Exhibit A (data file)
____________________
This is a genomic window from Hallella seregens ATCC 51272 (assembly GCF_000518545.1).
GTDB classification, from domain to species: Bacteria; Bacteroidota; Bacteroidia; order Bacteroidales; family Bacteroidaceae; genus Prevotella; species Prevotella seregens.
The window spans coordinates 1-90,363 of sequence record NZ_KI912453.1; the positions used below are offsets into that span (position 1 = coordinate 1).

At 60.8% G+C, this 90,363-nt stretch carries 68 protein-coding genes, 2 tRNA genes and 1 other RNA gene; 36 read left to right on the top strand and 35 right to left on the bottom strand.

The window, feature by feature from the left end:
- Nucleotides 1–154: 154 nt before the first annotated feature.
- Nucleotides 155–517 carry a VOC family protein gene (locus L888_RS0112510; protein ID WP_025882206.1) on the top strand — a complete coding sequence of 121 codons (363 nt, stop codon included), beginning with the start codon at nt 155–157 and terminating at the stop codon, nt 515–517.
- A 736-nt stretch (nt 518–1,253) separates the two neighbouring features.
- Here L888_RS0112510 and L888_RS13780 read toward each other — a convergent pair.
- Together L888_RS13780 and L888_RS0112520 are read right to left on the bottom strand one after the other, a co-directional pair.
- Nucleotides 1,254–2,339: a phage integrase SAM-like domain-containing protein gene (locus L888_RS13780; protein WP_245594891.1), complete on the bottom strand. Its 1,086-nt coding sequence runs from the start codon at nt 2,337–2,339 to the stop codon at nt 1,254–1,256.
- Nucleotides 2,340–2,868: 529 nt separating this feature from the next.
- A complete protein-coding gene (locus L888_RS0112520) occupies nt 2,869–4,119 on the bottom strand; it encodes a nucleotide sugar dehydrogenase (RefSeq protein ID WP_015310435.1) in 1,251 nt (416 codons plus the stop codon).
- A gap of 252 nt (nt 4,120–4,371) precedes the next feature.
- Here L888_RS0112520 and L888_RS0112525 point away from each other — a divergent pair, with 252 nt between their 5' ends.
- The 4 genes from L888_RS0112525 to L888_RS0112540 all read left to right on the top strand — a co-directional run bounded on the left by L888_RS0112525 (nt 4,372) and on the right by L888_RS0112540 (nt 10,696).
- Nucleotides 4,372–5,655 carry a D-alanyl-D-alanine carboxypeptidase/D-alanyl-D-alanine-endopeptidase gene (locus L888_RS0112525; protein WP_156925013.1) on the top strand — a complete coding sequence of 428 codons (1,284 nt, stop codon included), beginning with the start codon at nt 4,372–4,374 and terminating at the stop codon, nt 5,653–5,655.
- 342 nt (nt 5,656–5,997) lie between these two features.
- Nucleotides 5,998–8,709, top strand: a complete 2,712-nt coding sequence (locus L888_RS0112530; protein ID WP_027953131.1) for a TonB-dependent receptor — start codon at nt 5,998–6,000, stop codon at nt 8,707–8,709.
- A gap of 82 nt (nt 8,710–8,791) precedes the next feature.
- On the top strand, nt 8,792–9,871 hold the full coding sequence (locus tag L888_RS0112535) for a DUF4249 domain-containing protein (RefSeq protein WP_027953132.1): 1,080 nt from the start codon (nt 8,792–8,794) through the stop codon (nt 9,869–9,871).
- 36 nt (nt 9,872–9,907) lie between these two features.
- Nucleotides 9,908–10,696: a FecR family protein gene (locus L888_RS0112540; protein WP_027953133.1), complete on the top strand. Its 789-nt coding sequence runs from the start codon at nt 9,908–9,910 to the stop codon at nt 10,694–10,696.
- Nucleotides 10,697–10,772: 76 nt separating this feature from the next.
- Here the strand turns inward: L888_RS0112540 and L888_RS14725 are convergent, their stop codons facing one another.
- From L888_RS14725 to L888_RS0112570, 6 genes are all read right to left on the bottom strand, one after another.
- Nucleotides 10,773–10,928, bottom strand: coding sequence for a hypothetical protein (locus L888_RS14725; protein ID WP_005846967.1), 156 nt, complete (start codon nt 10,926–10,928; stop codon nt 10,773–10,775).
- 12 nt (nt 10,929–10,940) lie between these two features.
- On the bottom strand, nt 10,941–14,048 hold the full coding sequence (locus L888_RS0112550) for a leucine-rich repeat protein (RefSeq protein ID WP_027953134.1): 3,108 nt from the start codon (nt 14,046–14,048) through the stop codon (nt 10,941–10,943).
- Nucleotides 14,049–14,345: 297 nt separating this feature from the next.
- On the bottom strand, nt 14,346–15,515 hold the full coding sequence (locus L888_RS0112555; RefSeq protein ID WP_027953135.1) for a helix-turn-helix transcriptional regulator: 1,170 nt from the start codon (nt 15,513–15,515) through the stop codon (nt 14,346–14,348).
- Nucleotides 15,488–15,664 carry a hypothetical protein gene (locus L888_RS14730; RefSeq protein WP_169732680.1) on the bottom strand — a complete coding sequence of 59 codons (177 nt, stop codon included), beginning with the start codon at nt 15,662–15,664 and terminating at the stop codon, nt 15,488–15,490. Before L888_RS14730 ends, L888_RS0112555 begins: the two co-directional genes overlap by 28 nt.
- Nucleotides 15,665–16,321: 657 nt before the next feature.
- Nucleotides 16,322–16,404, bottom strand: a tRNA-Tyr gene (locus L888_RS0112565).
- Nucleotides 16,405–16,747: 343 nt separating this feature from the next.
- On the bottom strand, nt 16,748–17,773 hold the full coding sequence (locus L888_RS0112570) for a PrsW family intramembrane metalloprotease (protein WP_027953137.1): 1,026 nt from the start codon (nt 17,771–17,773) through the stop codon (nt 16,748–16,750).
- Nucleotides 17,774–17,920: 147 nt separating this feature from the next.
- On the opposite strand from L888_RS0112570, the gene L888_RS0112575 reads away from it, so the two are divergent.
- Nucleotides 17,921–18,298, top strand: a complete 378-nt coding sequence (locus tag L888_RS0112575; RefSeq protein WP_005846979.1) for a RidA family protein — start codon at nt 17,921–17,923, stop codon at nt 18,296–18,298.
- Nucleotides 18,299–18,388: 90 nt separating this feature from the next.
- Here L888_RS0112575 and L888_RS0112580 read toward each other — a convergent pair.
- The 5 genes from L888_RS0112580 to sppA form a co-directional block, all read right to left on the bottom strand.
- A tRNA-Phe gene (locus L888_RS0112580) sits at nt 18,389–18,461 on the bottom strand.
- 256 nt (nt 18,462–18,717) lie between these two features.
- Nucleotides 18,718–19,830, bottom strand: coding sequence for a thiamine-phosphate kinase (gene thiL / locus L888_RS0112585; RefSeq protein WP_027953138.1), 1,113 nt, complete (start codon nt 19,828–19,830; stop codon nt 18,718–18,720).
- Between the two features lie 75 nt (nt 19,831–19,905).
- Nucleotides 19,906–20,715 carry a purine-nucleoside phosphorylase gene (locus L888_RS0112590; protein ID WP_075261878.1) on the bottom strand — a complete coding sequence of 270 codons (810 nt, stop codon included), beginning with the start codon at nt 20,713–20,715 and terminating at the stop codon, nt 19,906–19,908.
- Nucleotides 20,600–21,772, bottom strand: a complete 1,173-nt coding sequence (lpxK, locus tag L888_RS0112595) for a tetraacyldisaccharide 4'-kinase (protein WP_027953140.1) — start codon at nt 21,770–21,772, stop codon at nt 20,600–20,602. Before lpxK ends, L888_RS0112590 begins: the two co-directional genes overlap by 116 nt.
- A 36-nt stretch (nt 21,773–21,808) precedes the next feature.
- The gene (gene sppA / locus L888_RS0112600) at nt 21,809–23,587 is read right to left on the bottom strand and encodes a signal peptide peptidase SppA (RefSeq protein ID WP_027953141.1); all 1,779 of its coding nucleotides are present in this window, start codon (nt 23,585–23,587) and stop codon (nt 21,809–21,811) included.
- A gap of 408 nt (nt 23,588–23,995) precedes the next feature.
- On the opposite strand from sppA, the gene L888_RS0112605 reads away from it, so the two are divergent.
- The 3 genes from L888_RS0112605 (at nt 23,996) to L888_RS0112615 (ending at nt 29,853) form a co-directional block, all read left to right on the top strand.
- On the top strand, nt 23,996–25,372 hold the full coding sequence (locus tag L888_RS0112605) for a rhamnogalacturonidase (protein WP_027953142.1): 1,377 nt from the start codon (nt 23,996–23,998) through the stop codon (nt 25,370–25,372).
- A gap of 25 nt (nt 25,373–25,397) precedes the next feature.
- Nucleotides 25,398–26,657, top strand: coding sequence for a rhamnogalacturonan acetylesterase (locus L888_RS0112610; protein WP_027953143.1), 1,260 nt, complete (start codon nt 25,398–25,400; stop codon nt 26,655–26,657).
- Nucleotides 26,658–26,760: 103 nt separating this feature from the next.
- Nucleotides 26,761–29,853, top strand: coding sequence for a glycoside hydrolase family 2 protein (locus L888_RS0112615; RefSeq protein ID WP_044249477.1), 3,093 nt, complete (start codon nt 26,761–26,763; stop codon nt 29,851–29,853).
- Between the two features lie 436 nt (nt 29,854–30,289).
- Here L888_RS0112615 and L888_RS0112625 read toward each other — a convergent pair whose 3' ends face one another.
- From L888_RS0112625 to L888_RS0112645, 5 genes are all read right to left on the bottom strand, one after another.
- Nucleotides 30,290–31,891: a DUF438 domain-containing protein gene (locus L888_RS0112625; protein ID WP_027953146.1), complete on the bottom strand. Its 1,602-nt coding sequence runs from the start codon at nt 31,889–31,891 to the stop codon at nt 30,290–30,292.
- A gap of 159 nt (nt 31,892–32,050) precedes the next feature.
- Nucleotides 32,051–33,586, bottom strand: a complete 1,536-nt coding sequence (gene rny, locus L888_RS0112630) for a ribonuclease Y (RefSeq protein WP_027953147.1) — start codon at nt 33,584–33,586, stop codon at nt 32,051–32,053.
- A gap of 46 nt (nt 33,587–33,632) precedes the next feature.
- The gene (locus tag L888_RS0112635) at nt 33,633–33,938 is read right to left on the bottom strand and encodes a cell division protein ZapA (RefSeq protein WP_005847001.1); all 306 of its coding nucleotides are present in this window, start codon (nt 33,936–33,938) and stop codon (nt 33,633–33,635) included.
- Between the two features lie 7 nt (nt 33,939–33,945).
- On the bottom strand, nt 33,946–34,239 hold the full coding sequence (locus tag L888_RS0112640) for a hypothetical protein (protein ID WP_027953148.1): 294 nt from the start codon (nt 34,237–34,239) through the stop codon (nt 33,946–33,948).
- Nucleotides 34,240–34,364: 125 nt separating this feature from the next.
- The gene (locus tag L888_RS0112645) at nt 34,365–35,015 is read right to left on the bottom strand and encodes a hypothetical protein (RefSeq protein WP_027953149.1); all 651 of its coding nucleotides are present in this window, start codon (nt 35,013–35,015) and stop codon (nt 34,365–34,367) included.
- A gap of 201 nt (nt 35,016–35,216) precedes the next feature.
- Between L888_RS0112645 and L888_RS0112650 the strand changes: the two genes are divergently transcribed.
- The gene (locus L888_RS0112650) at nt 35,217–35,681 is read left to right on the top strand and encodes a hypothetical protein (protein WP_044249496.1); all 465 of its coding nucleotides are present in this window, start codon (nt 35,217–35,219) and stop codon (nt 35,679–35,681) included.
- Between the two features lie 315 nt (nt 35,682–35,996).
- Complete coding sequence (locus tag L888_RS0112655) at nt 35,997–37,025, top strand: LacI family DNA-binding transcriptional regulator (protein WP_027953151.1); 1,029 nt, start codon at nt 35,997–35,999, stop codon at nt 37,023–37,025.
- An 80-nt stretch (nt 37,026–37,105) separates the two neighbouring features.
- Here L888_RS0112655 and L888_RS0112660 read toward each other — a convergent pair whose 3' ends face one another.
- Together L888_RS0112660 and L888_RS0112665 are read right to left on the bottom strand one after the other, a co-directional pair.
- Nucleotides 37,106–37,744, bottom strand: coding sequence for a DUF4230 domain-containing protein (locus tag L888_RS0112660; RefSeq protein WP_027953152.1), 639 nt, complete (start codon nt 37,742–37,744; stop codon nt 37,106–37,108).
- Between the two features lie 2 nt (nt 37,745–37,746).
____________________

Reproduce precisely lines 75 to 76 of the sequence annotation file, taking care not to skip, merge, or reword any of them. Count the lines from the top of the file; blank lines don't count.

- Complete coding sequence (locus tag L888_RS0112655) at nt 35,997–37,025, top strand: LacI family DNA-binding transcriptional regulator (protein WP_027953151.1); 1,029 nt, start codon at nt 35,997–35,999, stop codon at nt 37,023–37,025.
- An 80-nt stretch (nt 37,026–37,105) separates the two neighbouring features.